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Posts Tagged ‘2 Corinthians 5:17’

Jo 17One night last week, I went to bed early to read, but in the end, did not feel like concentrating on all those words. Instead, I decided to relax and try to stop recycling the disturbing issues in my mind that had been fuelled by the many negative news reports I had heard on TV. And these days, that can be a little hard, don’t you find?

I lay there in the half dark, listening to the sound of our TV from the lounge. Often all I can hear is the monotone voice of some expert on planes or machines or battles that my husband enjoys listening to—surely enough to send anyone to sleep? Or it might be the sound of laughter from some comedy show. But this time, it was neither of these things. This time, it was a simple but beautiful old hymn, written by Charlotte Elliott in 1835:

Just as I am, without one plea,

but that Thy blood was shed for me,

and that Thou bidst me come to Thee,

O Lamb of God, I come, I come.

When I first heard these lines as a fifteen-year-old, I am sure I did not understand fully what they meant. One way of putting them today might be: ‘Jesus, the only grounds I have for coming to you are that you died for me and that you tell me to. I have nothing else of my own to plead my cause.’ But back then, all I knew was that I had to get to the front of the meeting room as fast as I could, because Jesus was calling me and I wanted with all my heart to be close to him. In that moment, I was overwhelmed by the truth that I mattered to Jesus—that he knew me and loved me so much, exactly as another verse of this hymn says:

Just as I am, Thy love unknown

has broken every barrier down.

Now to be Thine, yea, Thine alone,

O Lamb of God, I come, I come.

What a joy then, having felt so tired and disheartened, to lie in bed and hear this wonderful reminder of how Jesus’ love drew me to him all those years ago—to be taken back to the beginning of my journey as a Christian in an instant and to realise how faithful God has been to me through the years!

I realised too that, in one way, nothing has changed since then. Jesus certainly hasn’t—and here I am, still so thankful he loves me and that I belong to him. Yet, in another way, everything has changed. That day, I was made new. That day, my life took on a clear purpose—to live for God. And over the years, Jesus has been so patient with me, as I have sought to grow in my faith and know him better.

… anyone who belongs to Christ has become a new person. The old life is gone; a new life has begun! 2 Corinthians 5:17 NLT

Today, as so many disturbing things are happening in the world around us, may you too be able to rest in the simple truths that Jesus loves you, that you belong to him and that he will never let you go.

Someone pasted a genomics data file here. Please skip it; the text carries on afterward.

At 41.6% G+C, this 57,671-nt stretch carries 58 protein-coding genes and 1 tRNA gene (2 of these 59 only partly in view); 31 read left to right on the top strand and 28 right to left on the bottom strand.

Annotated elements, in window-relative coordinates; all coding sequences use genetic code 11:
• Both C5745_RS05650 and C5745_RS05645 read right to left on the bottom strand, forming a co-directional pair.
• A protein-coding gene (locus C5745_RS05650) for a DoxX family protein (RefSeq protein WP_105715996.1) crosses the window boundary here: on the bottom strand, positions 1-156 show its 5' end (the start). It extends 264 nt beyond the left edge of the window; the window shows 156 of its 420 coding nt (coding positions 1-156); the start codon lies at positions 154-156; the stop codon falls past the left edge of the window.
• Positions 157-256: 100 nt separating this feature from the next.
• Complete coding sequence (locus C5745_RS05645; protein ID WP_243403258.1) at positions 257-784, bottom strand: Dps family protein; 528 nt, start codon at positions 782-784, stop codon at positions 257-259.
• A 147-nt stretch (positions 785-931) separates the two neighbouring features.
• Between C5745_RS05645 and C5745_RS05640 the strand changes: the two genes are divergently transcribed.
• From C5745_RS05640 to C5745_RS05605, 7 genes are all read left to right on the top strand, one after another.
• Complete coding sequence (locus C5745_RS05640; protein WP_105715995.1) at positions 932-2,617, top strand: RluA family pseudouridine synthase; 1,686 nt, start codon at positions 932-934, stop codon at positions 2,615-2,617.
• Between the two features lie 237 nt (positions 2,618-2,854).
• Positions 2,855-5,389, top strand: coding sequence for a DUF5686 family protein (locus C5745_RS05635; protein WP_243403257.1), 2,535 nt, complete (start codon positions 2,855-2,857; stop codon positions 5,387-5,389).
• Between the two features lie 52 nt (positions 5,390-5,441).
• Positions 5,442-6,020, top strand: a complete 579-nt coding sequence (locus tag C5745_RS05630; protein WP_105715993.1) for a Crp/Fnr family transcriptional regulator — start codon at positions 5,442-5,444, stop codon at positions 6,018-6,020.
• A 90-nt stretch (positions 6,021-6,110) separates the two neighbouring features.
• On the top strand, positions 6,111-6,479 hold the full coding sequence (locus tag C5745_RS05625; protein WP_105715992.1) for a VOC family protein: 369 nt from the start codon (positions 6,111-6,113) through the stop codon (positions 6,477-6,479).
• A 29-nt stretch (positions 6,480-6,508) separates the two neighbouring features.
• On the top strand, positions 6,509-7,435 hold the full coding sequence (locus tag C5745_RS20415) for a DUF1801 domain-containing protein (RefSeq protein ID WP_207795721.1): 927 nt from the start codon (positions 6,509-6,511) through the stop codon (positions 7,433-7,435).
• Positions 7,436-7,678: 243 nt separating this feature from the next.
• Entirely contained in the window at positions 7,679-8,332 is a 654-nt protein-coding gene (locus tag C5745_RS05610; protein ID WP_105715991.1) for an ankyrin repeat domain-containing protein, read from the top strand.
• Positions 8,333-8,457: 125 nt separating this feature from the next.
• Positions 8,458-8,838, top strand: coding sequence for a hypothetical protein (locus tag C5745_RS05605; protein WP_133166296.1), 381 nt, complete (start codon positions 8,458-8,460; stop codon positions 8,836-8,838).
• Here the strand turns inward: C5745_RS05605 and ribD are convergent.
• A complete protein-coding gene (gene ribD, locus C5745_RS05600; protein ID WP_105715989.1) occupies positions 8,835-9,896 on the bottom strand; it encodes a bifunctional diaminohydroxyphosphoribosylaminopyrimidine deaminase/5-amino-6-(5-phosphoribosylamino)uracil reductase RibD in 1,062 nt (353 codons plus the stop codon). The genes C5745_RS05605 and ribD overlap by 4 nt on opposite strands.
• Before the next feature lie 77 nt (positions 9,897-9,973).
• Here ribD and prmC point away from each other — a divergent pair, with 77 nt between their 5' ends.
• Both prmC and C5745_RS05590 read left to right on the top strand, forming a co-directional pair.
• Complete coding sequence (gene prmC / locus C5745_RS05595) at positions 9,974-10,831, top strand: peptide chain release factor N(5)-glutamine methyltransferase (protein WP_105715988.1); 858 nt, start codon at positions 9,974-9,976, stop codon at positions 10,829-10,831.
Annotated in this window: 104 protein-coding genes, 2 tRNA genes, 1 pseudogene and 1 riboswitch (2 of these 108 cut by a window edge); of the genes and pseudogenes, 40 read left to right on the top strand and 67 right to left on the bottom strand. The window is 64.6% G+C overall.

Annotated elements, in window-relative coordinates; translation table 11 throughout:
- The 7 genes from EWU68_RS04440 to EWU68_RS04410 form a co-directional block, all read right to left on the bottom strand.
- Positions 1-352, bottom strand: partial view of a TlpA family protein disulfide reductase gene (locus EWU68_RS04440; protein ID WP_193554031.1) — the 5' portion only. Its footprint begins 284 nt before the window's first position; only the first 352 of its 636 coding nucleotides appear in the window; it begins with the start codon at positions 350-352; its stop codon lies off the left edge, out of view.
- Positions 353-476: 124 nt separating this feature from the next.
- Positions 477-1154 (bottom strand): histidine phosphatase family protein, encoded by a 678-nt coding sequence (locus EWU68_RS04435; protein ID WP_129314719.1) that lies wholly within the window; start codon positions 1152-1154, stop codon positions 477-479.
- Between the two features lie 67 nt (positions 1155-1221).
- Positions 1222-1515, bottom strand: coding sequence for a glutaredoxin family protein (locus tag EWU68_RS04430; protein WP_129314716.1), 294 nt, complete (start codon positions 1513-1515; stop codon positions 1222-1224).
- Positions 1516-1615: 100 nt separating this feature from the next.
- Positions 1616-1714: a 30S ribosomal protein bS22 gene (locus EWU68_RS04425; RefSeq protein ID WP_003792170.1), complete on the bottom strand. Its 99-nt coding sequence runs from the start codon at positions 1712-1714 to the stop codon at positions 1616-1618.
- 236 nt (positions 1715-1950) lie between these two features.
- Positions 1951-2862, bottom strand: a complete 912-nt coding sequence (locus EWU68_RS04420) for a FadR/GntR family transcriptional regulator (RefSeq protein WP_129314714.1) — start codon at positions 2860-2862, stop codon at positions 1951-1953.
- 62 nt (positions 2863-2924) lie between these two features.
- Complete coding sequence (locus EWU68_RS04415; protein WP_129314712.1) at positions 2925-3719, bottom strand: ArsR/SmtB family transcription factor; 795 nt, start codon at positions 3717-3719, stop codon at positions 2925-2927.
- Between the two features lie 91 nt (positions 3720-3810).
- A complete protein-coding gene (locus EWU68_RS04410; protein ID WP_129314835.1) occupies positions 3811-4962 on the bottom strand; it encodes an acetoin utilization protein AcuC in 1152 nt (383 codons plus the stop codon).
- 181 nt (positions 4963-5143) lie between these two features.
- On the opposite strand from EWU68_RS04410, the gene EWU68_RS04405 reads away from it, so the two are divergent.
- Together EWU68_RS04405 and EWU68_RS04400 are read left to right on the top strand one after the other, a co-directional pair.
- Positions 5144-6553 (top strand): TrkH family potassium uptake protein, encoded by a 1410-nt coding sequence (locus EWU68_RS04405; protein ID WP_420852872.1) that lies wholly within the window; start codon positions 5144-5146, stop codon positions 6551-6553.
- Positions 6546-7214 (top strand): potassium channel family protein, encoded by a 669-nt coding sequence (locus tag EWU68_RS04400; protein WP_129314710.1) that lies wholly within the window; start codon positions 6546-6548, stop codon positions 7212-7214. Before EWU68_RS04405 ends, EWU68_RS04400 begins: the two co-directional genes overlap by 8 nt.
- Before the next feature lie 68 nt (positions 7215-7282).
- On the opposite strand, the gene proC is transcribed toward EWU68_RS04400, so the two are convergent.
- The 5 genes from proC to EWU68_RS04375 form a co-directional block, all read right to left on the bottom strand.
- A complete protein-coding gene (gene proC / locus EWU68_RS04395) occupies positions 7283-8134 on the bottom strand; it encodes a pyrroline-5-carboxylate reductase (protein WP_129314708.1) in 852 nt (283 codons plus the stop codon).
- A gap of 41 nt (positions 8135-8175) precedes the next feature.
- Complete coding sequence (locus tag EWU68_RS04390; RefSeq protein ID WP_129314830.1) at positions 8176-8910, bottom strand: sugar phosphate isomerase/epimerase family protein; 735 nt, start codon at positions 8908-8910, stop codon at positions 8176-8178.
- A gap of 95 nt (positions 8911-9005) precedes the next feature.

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I have done my share of gardening over the years. Wherever we lived, I usually tried to make some sort of garden or use what was already there as best I could. But then we moved to our retirement village, where we have gardeners to look after all the trees and shrubs and flowers everywhere. And, apart from asking if I could plant some roses near our balcony, I was happy to leave all that trimming and digging and weeding to them!

IMG_20171008_170427567But then I met our wonderful neighbour and soon realised she was responsible for the beautiful flowers growing outside our front door and along the nearby pathways. I would see her working there for hours, as she sat on her little stool and weeded or broke up old leaves, then scattered them back in the earth. She would often spend her own money too, buying little, half-dead plants on special, then bringing them back to life, as well as more expensive ones. But the day came when our friend could no longer care for it all and she and her husband moved into our nearby nursing home.

In the following weeks, I watched as her beautiful garden deteriorated. Occasionally, I pulled out weeds or cut off dead flowers, but we knew that the gardeners, who had been happy to let our friend care for it and indeed to learn from her, would deal with it all in good time.

Eventually that day came and soon, many of our friend’s beautiful plants were no more–although some were left in certain spots to continue flowering where they were. And then something else sprouted in those gardens as well—two little signs that read ‘GardenIMG_20200220_092912991 Renovation in Progress’.

What a lovely concept, I thought to myself. My friend’s garden hasn’t disappeared altogether—it’s just being renovated! No doubt it will all look lovely again soon, with the remaining spaces filled with hardier, easy-care plants such as azaleas and nandina.

But as I gazed at those signs, another thought came to me too. Sometimes, I think my life can be a little like that garden outside our front door. Yes, when I first believed in Jesus Christ, I was given a completely new start in life (2 Corinthians 5:17). Yet despite that wonderful ‘renovation’, I can still easily mess things up. I can forget to listen to God—or perhaps deliberately choose not to. At times, my own selfish desires might kick in or I take my eyes off God and let the worries of this world overwhelm me. Then those weeds can begin to grow in my heart—and soon that internal ‘garden’ of mine needs a good overhaul yet again.